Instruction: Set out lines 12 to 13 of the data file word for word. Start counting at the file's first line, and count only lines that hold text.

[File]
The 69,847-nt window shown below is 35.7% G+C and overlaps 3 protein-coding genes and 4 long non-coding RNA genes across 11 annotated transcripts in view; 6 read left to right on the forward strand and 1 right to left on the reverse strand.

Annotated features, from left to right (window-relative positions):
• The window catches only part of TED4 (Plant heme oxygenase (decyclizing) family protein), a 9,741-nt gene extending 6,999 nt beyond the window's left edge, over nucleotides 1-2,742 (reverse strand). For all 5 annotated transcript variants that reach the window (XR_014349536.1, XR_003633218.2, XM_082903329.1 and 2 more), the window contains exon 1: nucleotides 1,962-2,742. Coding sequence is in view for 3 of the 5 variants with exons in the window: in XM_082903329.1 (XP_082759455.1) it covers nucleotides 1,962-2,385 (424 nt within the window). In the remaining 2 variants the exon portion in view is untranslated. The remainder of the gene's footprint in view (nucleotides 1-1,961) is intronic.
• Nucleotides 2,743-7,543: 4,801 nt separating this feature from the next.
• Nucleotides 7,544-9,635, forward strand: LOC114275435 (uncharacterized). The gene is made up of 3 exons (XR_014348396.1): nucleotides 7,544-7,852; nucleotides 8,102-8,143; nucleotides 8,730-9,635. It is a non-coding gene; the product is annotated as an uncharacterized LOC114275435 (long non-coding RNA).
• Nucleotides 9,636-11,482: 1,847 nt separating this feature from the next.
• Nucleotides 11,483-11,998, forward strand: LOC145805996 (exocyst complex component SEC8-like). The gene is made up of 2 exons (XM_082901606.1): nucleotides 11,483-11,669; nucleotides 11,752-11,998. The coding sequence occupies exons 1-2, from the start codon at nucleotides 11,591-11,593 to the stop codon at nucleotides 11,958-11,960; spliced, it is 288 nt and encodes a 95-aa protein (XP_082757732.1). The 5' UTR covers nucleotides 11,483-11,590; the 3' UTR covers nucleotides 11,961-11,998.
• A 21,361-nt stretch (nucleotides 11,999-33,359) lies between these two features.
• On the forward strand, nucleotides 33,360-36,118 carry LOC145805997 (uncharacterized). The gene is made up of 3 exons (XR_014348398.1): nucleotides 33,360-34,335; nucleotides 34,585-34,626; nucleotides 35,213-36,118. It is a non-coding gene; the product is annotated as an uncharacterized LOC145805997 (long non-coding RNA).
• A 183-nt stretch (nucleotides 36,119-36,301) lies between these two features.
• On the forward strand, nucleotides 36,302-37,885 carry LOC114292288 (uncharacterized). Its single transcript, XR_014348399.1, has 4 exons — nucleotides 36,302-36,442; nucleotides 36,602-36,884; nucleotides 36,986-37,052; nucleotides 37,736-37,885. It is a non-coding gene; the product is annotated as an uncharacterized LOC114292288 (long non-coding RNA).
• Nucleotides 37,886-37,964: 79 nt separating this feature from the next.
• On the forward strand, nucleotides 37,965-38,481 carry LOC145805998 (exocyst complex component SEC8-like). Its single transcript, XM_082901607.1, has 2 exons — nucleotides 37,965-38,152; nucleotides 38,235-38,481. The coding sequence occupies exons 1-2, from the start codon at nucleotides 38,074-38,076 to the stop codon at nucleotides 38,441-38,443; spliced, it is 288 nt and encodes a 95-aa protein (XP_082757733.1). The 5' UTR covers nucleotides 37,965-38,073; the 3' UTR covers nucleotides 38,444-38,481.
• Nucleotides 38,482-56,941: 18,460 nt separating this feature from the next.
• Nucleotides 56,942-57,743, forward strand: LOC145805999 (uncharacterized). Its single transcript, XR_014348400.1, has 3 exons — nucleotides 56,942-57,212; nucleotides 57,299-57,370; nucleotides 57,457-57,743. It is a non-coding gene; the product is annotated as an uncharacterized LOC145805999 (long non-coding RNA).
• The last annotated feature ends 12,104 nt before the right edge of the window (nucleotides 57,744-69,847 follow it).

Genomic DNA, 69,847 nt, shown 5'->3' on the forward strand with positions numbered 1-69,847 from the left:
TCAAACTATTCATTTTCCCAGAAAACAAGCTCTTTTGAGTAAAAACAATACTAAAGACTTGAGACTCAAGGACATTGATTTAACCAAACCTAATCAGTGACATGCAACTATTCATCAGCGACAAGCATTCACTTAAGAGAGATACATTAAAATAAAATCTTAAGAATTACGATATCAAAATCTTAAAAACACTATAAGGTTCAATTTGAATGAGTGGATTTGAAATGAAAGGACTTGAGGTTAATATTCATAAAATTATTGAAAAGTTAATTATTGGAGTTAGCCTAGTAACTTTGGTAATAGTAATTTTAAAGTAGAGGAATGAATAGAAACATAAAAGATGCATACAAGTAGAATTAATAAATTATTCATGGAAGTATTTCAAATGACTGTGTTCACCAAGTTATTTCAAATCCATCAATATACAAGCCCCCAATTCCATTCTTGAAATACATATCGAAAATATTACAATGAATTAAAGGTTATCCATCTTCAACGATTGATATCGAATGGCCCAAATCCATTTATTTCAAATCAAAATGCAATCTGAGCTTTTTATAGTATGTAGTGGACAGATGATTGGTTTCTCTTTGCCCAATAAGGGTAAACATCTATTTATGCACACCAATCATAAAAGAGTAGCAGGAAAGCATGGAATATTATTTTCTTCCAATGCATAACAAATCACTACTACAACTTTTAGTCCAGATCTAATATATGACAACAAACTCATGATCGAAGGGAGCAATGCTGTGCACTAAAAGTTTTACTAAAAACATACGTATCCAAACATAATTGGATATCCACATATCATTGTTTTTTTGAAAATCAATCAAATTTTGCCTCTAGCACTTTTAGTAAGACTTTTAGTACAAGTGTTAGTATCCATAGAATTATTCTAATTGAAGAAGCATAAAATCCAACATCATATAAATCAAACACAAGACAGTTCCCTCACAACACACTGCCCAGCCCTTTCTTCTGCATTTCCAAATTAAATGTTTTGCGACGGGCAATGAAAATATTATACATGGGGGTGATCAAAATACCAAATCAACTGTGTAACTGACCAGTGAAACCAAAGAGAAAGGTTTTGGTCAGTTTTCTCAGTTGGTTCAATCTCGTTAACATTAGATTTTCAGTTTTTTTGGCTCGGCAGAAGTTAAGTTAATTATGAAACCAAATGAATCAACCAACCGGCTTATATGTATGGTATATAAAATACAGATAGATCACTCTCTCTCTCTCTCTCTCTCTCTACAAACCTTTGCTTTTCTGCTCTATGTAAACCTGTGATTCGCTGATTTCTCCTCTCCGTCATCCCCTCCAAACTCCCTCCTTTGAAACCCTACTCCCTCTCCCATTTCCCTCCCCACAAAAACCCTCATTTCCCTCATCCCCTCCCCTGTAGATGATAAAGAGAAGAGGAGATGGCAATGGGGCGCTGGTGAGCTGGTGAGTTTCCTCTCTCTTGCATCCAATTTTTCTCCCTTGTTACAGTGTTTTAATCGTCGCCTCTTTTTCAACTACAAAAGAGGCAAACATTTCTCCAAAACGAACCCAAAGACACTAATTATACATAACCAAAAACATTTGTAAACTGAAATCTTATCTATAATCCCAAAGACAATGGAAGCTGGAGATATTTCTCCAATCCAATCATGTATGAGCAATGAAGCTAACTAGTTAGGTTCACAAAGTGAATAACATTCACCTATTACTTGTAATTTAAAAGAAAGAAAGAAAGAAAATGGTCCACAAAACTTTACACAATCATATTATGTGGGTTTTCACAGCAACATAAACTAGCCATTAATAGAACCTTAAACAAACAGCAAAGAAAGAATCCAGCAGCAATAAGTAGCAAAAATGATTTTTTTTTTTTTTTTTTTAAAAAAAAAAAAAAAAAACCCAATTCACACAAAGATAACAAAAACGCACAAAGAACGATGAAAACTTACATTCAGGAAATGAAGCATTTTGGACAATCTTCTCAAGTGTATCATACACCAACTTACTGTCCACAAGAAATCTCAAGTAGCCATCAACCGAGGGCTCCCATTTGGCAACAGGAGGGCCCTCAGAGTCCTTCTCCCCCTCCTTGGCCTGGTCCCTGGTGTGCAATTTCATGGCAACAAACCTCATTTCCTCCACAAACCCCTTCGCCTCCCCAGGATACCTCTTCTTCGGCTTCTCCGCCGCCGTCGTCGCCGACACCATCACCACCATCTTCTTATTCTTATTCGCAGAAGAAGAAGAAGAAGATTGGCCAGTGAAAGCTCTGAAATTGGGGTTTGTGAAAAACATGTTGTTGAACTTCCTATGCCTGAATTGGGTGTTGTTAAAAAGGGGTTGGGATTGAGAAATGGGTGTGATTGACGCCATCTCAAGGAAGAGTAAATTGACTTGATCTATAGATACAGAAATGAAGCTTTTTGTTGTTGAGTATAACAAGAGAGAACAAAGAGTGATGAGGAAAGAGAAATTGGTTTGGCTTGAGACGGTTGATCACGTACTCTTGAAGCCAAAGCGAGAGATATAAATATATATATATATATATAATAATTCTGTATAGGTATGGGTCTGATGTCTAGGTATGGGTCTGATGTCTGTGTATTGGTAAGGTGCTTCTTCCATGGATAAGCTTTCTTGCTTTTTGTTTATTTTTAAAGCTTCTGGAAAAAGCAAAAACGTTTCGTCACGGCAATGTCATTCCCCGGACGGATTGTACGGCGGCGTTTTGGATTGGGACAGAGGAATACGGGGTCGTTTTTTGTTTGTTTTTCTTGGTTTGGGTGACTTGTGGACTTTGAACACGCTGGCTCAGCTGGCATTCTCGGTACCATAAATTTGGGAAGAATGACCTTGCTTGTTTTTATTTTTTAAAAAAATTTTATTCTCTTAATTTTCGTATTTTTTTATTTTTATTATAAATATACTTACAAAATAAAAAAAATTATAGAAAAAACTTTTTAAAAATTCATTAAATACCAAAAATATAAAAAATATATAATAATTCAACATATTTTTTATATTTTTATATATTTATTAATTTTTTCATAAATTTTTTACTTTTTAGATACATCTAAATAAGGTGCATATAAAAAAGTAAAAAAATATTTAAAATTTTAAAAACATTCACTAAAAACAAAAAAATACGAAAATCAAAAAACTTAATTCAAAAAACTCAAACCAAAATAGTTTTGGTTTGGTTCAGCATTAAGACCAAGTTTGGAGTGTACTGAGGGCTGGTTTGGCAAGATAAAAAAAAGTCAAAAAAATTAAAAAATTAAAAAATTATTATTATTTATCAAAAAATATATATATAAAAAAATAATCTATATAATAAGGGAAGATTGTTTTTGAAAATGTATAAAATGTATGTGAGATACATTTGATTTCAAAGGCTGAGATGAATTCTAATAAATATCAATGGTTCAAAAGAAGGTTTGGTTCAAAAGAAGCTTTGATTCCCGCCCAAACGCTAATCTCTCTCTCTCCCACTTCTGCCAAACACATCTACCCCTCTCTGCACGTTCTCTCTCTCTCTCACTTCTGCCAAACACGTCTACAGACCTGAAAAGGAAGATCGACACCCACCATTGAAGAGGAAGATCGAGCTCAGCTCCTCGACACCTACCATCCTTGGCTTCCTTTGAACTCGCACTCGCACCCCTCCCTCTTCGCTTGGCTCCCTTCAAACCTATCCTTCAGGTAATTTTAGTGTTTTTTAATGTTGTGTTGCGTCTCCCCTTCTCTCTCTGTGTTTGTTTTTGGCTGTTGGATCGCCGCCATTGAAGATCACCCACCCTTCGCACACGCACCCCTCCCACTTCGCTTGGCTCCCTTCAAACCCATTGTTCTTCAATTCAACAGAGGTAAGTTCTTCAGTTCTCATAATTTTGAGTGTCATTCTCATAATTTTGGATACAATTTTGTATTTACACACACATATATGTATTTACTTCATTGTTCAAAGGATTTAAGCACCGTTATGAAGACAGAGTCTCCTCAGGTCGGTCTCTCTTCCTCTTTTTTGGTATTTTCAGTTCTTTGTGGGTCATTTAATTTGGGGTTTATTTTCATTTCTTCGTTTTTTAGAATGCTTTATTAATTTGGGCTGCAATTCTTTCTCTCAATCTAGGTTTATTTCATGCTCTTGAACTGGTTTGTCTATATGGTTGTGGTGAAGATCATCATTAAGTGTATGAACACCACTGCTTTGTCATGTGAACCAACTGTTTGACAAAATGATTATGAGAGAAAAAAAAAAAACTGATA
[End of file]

• Nucleotides 37,886-37,964: 79 nt separating this feature from the next.
• On the forward strand, nucleotides 37,965-38,481 carry LOC145805998 (exocyst complex component SEC8-like). Its single transcript, XM_082901607.1, has 2 exons — nucleotides 37,965-38,152; nucleotides 38,235-38,481. The coding sequence occupies exons 1-2, from the start codon at nucleotides 38,074-38,076 to the stop codon at nucleotides 38,441-38,443; spliced, it is 288 nt and encodes a 95-aa protein (XP_082757733.1). The 5' UTR covers nucleotides 37,965-38,073; the 3' UTR covers nucleotides 38,444-38,481.